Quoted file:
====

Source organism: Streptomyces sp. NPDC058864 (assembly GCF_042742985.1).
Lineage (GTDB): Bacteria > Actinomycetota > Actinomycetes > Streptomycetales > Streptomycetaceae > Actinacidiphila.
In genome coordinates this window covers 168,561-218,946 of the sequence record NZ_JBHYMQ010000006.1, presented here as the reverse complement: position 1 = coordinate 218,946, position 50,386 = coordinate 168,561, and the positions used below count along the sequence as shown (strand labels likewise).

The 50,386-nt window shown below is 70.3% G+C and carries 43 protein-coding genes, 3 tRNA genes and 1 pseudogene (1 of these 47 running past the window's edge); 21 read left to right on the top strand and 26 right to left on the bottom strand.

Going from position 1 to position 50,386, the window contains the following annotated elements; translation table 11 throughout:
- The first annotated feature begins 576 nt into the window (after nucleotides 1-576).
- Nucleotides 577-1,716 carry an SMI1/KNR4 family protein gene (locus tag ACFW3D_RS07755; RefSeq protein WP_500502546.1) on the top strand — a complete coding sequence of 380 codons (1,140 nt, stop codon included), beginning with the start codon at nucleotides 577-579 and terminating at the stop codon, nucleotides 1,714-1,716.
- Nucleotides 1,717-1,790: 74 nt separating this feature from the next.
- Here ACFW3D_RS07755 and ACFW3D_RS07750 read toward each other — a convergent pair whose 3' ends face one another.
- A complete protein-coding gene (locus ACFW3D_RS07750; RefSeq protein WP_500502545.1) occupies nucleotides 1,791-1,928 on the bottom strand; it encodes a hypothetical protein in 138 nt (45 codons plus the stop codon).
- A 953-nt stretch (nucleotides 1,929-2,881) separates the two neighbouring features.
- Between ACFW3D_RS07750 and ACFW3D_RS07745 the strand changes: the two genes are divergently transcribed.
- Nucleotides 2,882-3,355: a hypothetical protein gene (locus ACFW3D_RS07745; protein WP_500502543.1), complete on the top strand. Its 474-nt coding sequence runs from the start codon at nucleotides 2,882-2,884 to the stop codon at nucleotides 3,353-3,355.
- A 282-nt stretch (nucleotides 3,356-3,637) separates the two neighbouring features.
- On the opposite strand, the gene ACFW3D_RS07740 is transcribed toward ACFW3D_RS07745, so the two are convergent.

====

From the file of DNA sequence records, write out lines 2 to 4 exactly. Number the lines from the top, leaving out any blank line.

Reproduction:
Lineage (GTDB): Bacteria > Actinomycetota > Actinomycetes > Streptomycetales > Streptomycetaceae > Actinacidiphila.
In genome coordinates this window covers 168,561-218,946 of the sequence record NZ_JBHYMQ010000006.1, presented here as the reverse complement: position 1 = coordinate 218,946, position 50,386 = coordinate 168,561, and the positions used below count along the sequence as shown (strand labels likewise).

The 50,386-nt window shown below is 70.3% G+C and carries 43 protein-coding genes, 3 tRNA genes and 1 pseudogene (1 of these 47 running past the window's edge); 21 read left to right on the top strand and 26 right to left on the bottom strand.